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Is This the End of Linear Television?

Photo by Glenn Carstens-Peters on Unsplash

Is This the End of Linear Television?

By Movieguide® Contributor

Survey says … consumers are having a hard time keeping up with the onslaught of content. With more streaming services crowding the ring, viewers who watch broadcast and linear TV are dropping.

Broadcast and cable viewership is down when compared to where it was five years ago, according to a new analysis by Variety:

It must be noted that even with today’s very different viewing landscape, the four major broadcast networks averaged around 20 million viewers in total across 8 p.m.-10 p.m. primetime live or same-day viewing in the fall.

While this has fallen by roughly 10 million viewers since 2015, it is still a very large number of total viewers, offering marketers a wide reach. However, also of note is that the proportion of the audience aged 18-49 is declining faster than the overall rate of decline, with primetime viewing of most content increasingly skewing over 50.

However, a few major broadcasts still bring people back to the traditional television model. Namely, live sports, which are rarely available from streaming platforms and appear on major networks like ABC and CBS.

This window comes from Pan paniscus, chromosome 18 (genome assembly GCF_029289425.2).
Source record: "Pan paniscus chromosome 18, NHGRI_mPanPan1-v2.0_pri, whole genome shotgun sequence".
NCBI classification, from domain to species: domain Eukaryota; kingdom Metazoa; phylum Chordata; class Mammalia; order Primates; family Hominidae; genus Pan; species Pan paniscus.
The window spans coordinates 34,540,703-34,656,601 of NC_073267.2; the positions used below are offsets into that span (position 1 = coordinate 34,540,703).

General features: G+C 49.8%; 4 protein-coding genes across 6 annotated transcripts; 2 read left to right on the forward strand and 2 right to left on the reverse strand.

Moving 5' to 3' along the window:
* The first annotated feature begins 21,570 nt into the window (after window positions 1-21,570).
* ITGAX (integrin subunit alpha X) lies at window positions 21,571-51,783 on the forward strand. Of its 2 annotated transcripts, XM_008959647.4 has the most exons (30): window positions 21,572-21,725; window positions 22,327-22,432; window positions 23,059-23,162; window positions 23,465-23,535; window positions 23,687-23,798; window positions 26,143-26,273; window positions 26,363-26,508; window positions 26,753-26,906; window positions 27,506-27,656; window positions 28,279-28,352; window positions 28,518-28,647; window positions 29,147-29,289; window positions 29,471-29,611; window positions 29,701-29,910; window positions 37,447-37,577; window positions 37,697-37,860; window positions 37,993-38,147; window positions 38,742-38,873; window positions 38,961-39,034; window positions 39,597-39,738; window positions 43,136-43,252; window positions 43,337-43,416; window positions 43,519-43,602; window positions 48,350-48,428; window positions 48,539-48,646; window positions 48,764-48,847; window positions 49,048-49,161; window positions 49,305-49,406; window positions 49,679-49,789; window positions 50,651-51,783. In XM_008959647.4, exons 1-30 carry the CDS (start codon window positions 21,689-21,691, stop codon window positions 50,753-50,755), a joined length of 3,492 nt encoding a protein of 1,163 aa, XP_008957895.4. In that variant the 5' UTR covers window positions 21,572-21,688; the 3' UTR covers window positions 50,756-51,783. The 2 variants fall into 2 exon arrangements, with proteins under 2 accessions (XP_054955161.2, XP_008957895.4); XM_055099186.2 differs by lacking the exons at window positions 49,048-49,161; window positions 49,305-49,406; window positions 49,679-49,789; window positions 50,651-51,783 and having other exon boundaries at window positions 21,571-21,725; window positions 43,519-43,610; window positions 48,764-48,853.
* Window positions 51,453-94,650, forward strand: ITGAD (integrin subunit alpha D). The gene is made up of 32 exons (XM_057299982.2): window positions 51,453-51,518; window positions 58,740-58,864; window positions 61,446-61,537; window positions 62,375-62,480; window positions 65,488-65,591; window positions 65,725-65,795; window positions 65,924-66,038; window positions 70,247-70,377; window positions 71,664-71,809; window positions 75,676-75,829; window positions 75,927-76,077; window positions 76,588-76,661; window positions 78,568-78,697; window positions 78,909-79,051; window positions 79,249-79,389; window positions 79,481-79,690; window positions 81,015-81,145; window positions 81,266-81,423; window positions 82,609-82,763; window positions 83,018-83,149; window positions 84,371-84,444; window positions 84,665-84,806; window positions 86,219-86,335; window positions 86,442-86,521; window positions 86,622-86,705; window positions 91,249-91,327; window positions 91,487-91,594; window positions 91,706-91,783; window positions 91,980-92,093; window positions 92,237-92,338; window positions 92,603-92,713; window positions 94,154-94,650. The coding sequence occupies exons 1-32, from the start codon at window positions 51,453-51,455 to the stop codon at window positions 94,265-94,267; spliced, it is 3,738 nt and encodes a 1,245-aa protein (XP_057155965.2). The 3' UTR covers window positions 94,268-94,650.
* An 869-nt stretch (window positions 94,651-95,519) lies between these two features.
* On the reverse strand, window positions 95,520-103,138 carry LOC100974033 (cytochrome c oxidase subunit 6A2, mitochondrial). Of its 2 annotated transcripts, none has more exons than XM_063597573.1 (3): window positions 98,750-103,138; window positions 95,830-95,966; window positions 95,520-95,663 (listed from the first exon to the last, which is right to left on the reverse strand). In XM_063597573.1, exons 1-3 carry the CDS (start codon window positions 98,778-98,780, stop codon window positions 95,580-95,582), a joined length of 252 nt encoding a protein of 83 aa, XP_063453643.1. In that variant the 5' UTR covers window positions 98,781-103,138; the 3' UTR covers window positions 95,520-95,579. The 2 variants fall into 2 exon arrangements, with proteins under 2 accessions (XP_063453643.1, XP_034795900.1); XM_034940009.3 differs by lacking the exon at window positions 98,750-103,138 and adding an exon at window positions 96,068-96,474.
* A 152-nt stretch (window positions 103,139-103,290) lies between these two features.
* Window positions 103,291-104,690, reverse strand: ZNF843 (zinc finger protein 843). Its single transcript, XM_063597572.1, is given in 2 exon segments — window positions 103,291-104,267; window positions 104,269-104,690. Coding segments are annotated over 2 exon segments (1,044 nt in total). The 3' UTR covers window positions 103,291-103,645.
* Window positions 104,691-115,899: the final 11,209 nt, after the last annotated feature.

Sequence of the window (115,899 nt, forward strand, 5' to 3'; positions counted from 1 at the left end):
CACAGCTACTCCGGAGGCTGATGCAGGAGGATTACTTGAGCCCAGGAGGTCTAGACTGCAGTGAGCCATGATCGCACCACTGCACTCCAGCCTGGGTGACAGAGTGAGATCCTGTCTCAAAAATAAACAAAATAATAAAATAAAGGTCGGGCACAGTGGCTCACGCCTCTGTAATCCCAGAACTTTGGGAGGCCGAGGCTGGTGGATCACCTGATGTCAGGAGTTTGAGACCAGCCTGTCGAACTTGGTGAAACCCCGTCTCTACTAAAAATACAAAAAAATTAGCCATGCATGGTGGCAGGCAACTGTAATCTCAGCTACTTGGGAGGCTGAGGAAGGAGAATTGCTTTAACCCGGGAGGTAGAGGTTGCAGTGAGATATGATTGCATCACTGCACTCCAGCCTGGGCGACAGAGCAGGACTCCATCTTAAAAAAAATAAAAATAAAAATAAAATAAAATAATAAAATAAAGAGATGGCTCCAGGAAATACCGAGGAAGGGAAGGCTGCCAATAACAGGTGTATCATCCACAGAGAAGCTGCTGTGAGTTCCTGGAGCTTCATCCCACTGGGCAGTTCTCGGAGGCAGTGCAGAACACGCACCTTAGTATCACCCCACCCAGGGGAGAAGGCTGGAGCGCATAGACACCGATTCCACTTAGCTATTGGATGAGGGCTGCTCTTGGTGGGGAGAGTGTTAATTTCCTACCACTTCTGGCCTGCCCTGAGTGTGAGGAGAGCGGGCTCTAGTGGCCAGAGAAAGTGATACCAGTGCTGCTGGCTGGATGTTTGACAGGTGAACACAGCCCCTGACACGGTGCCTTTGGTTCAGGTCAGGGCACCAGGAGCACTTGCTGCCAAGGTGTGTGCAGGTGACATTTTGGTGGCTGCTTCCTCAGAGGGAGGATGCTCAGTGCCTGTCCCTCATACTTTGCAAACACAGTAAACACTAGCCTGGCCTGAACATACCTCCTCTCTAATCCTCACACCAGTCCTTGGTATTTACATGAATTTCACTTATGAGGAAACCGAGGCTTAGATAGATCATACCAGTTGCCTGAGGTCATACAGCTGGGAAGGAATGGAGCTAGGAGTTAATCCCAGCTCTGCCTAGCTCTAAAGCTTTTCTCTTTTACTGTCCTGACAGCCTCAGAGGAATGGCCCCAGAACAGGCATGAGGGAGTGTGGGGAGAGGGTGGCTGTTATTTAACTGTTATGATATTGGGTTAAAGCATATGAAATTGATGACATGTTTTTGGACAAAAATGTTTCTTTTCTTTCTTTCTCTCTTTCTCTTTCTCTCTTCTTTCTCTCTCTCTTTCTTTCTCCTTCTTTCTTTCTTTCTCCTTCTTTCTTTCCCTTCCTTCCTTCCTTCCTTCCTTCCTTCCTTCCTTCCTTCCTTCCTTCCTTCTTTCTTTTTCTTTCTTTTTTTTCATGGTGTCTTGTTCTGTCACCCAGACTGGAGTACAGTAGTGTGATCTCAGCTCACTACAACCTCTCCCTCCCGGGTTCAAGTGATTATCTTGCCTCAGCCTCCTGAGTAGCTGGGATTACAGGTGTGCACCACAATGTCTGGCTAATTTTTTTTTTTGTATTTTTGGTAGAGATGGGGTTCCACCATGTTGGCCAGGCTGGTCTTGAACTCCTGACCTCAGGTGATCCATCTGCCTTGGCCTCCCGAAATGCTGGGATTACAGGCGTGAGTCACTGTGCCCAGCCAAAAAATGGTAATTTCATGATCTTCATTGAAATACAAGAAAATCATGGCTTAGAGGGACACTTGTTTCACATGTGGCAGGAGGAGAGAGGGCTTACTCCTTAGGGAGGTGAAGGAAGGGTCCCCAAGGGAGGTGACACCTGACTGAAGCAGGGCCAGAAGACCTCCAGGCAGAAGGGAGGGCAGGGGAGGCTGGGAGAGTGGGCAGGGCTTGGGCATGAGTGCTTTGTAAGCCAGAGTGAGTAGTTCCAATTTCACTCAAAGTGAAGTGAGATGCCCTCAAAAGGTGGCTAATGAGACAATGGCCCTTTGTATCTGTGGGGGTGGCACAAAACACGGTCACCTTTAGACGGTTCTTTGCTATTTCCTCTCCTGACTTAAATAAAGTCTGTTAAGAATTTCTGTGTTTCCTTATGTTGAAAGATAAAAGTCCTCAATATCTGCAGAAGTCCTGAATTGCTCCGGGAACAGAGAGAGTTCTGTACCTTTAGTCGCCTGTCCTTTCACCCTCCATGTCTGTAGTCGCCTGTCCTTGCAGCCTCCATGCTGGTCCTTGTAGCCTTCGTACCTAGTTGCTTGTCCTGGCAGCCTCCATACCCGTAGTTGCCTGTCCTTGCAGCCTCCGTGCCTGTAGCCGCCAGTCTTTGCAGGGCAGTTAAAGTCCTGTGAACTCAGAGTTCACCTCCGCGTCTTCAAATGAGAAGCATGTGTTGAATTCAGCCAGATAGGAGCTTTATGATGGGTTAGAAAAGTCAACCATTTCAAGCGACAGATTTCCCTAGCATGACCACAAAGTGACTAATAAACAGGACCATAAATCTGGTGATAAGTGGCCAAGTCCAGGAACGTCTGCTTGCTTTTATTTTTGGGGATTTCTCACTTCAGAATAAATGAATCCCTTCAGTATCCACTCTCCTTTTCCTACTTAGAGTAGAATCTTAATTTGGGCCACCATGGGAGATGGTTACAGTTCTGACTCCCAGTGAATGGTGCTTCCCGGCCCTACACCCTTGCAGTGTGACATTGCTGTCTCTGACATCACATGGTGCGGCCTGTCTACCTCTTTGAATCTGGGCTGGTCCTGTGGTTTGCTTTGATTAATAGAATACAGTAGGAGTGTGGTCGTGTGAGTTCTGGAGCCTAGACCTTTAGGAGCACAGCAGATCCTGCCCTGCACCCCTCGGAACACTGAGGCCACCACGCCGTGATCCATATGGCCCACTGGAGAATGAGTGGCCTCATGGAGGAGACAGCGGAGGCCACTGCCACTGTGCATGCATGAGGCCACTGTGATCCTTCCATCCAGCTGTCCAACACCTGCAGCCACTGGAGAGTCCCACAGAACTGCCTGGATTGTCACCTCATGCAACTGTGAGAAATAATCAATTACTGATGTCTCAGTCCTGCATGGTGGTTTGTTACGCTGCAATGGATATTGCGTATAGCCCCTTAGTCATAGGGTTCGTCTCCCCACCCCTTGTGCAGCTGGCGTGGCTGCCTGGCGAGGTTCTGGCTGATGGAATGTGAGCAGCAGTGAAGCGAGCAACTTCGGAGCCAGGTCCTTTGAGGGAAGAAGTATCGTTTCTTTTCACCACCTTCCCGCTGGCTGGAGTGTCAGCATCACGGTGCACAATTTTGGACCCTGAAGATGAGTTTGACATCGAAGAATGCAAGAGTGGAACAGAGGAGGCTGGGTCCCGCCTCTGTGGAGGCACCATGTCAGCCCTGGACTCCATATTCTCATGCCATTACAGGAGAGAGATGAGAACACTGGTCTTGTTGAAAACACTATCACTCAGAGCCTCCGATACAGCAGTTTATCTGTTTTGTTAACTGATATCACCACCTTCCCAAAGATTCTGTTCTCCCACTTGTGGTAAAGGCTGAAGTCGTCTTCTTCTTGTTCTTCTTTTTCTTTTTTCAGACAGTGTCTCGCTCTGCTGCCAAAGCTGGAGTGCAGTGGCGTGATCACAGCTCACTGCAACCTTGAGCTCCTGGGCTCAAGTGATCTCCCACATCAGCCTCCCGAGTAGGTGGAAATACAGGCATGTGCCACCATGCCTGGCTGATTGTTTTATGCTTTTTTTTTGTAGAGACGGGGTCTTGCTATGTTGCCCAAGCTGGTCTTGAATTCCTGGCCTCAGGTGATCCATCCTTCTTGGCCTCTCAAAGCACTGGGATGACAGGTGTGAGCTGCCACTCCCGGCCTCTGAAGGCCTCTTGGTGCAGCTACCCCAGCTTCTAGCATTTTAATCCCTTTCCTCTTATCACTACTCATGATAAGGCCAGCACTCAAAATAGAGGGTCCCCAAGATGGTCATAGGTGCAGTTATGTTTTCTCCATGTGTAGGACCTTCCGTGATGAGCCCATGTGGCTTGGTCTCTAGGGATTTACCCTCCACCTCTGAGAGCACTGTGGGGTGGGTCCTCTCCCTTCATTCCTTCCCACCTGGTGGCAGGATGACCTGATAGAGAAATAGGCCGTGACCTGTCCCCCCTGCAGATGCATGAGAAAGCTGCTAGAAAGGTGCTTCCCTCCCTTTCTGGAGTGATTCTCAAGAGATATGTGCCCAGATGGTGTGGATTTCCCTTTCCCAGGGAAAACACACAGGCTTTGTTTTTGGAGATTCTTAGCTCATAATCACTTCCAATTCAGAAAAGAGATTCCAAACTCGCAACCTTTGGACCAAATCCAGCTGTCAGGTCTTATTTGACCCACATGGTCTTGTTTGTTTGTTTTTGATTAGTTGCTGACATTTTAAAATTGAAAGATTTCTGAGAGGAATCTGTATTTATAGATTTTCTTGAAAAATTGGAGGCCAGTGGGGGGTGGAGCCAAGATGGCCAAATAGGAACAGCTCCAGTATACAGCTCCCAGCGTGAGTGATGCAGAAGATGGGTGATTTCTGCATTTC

Meanwhile, Variety reports:

Scripted content — comedy and drama — has seen immediate viewership drop rapidly from what was du jour five or six years ago. Some of this falls upon the network heads for signing so many streaming distribution deals and giving viewers multiple ways, often including next-day access, to watch content.

This is where streaming platforms excel. Netflix, for example, churns out original series every week, acquiring content from around the world. Hulu often offers next-day access for popular television shows, allowing consumers to cut the cable cord and pay a fraction of what their old service cost. Variety reports that streaming now accounts for over half (51.5%) of all original series in the U.S., a monumental jump from the 12.9% share in 2016.

The anomaly seems to be YELLOWSTONE, which airs on broadcast television, but after a long waiting period, is added to Paramount+. Die-hard viewers continue with their cable subscription to Paramount Network and can access the content as it airs. Those without cable are forced to wait until the season concludes and all episodes are added to the streaming platform.

Paramount struck gold with drama YELLOWSTONE, which airs on regular television. While it is available on the Paramount+ streaming service, there is a long waiting period between its original airing and the streaming availability. This waiting period means that many are tuning in every week for each new episode, unwilling to wait for the entire season to hit streaming. 

For now, linear networks are staying afloat with live broadcasts and exclusive entertainment, but how much longer can they keep up?